Often called a perfect gentleman, Cary Grant was one of the greatest actors that the world ever saw. Suave and sophisticated, Grant was at remarkable ease playing in screwball comedies as he was in classics of the kind Alfred Hitchcock created for eternity.
Remember, Cary achieved all this despite a traumatic childhood -- when his mother disappeared for many years, resurfacing when he was 31. His father was callous and irresponsible, and the boy grew up in the homes of relatives, experiencing the cold of England in houses where there was no heating and no food either.
For Grant, it was indeed a marvellous journey when he travelled to Hollywood later. But a much more eventful voyage happened in the late 1950s when he began searching for his true inner self. He tried yoga and hypnosis, eventually settling down for LSD sessions, 100 odd in fact. “During my LSD sessions, I would learn a great deal,” he would remark. “And the result was a rebirth. I finally got where I wanted to go.” A restless Grant found peace, and could come to grips with his childhood dilemma of having to grow up without his mother.
All this and more has been narrated in a gripping documentary called Becoming Cary Grant by Mark Kidel that was screened on Tuesday at the ongoing Cannes Film Festival.
Kidel portrays Grant as an actor who was forever in flight. He was a Bristol (that is where he was born) street urchin, who set off to conquer Hollywood. He did become an American prince, an embodiment of grace and glamour.
Born Archie Leach, Cary Grant once admitted that he had always been overwhelmed by an identity crisis. Was he Archie or Cary? It was only after his LSD therapy - a legitimate form of psychiatric treatment in those days for agitated minds - that he learnt to be at peace with himself and the world. “I have spent the greater part of my life fluctuating between Archie Leach and Cary Grant,” he once confessed. “Unsure of each, suspecting each.”
The documentary in addition to presenting a wonderful window to Grant’s life and times and career, tells us all about LSD - an experimental form of medication that flourished before the hippies came on the scene. Some 40,000 patients were given lysergic acid between 1950 and 1965 to cure various forms of mental illness like alcoholism, schizophrenia and so on. LSD was later banned, as we all know.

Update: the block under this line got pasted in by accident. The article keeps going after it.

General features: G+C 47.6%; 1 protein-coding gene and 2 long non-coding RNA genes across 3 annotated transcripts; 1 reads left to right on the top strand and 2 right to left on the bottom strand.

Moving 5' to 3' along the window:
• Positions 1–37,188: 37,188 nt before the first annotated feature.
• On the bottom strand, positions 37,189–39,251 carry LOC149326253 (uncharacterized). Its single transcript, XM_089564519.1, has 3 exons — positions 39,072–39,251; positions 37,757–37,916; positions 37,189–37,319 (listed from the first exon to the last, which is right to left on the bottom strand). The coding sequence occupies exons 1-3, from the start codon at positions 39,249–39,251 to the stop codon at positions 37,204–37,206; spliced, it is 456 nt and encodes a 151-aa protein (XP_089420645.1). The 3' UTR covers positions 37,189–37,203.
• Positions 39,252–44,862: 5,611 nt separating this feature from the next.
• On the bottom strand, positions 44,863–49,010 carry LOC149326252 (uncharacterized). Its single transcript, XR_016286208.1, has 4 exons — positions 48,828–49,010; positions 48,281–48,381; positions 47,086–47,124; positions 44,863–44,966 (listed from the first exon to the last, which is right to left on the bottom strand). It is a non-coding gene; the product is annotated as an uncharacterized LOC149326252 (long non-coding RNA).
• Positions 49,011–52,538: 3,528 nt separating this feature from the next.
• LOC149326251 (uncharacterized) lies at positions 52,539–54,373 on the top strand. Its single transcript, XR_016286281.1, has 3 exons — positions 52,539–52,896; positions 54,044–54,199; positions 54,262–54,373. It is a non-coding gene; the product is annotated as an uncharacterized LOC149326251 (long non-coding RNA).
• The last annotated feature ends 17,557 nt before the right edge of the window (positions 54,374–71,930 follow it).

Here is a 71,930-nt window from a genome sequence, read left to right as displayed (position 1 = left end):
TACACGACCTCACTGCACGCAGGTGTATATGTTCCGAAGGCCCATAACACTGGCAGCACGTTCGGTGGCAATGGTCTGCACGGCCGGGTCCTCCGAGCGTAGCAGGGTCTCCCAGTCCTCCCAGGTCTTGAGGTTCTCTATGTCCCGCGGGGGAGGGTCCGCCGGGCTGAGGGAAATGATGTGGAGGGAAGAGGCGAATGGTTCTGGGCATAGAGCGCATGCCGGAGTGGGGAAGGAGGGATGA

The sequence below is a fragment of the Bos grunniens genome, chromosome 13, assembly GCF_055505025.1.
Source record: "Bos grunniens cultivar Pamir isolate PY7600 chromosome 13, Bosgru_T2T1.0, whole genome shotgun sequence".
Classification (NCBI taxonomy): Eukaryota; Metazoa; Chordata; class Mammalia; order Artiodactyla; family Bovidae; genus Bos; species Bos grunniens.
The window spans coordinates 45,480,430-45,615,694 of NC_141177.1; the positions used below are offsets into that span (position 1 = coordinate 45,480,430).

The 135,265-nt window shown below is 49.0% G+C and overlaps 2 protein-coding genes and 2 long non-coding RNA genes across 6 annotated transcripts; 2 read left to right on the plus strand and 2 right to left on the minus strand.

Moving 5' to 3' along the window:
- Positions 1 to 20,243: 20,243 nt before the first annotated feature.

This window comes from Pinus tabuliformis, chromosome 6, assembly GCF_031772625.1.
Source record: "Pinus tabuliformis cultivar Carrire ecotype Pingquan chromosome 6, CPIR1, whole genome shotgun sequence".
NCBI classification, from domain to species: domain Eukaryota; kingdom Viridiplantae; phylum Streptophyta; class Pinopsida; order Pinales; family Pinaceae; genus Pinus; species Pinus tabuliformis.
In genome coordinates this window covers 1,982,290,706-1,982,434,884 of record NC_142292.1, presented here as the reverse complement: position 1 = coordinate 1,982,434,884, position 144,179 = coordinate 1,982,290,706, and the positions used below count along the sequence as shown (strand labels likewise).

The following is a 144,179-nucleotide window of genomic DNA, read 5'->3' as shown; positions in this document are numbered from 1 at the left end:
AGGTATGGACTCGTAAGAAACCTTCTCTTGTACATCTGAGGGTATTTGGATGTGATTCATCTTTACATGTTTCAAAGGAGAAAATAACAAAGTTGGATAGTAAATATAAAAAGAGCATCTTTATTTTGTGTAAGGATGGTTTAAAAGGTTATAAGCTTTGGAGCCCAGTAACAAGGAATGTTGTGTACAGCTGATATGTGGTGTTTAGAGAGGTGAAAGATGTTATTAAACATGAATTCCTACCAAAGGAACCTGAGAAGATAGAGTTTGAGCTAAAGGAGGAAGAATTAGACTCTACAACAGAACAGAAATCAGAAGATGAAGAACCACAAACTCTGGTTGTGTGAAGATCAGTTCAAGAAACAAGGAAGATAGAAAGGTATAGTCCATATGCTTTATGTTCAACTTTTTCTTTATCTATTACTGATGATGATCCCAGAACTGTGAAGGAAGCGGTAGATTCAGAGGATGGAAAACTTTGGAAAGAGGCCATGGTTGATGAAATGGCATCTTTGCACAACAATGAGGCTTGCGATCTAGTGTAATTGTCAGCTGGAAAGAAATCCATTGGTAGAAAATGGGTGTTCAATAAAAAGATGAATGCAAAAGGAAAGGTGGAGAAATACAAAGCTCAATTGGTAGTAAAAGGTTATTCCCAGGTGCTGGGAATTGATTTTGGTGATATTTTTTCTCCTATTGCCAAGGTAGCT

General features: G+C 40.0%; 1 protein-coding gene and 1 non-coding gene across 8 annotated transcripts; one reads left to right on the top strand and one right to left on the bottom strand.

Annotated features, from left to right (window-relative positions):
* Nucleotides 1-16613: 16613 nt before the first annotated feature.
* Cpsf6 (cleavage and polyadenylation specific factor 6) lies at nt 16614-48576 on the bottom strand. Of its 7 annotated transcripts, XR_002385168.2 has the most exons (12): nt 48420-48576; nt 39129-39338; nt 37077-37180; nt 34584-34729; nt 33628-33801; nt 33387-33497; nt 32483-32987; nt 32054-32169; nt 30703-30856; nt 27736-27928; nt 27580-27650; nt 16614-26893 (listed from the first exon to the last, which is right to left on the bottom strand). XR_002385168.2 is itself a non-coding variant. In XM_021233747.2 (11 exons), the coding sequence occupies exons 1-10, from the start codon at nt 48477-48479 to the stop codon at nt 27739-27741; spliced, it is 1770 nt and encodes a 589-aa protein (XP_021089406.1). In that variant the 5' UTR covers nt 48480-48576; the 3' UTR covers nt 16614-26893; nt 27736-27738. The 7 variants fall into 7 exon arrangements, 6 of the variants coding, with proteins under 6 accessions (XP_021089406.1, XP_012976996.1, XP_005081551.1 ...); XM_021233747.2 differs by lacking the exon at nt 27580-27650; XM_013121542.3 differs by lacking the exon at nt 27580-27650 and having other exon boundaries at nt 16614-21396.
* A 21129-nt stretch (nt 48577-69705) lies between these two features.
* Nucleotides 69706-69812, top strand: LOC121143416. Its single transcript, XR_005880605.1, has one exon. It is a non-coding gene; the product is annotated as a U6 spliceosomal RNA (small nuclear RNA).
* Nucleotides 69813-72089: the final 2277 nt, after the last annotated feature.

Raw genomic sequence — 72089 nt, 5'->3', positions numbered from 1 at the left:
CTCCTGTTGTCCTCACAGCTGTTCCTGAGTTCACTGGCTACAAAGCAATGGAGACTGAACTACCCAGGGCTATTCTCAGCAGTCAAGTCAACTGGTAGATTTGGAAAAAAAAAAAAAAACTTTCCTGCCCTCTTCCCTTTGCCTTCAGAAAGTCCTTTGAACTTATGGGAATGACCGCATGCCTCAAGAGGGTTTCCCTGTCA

The movie gives us such rare insights into Grant’s life. Culled from the star’s unpublished autobiography, Becoming Cary Grant also draws from the cinematic material that he shot. Much of these have never been seen before. And Kidel’s biopic gives us a rich tapestry of people, places and impressionistic images that evocatively reflect the ups and downs of Grant’s inner journey.
The film features contributions from friends who have never spoken before, from critic David Thomson, who regards Cary as the greatest actor of all time, and Professor Mark Glancy, whose new findings and comments feature throughout the movie. It includes a treasure trove of extracts from Grant’s films, some of the well-known ones - comedies and Hitchcock classics - as well as the less familiar ones that throw a revealing light on the man’s identity - None But the Lonely Heart, Mr. Lucky and Father Goose. We also get to see the famous scene in Hitchcock’s North By Northwest, where Grant is attacked by a small plane in an open field, and where he has to run to save his life.
And this was a run he started when he was 14. He became an acrobat with the Bob Pender Stage Troupe, and two years later, he set sail for America. He changed his name and his accent, walked in and out of marriages - forever grappling with a fear of intimacy. His lonely childhood was one of the causes for this, and it was during his 30s that he chanced upon the truth about his mother, whom Grant had assumed to be dead. She had been pushed into a lunatic asylum by Grant’s philandering father! The meeting between the mother and son was poignant. When Grant went to get her out of the institution, she looked at him disbelievingly. She asked: “Archie, Is that really you?”
The reunion - apart from the LSD - certainly helped Grant to find solace. His films like His Girl Friday, North by Northwest and Notorious pushed him to the skies.
Grant decided to quit stardom when he was really at the peak, up there. Kidel says that Grant’s decision to exit was also prompted by the fact that he had made enough movies and money. “On top of that, his life had changed. I think he stopped because he became a father,” Kidel adds.
Becoming Cary Grant wraps up with his autumn years. It shows father and daughter lounging in front of the TV or dancing together on the terrace of his home.
Indeed, the documentary was one of the best works at the festival, running till May 28.
(Gautaman Bhaskaran is covering the 70th edition of the Cannes Film Festival.)
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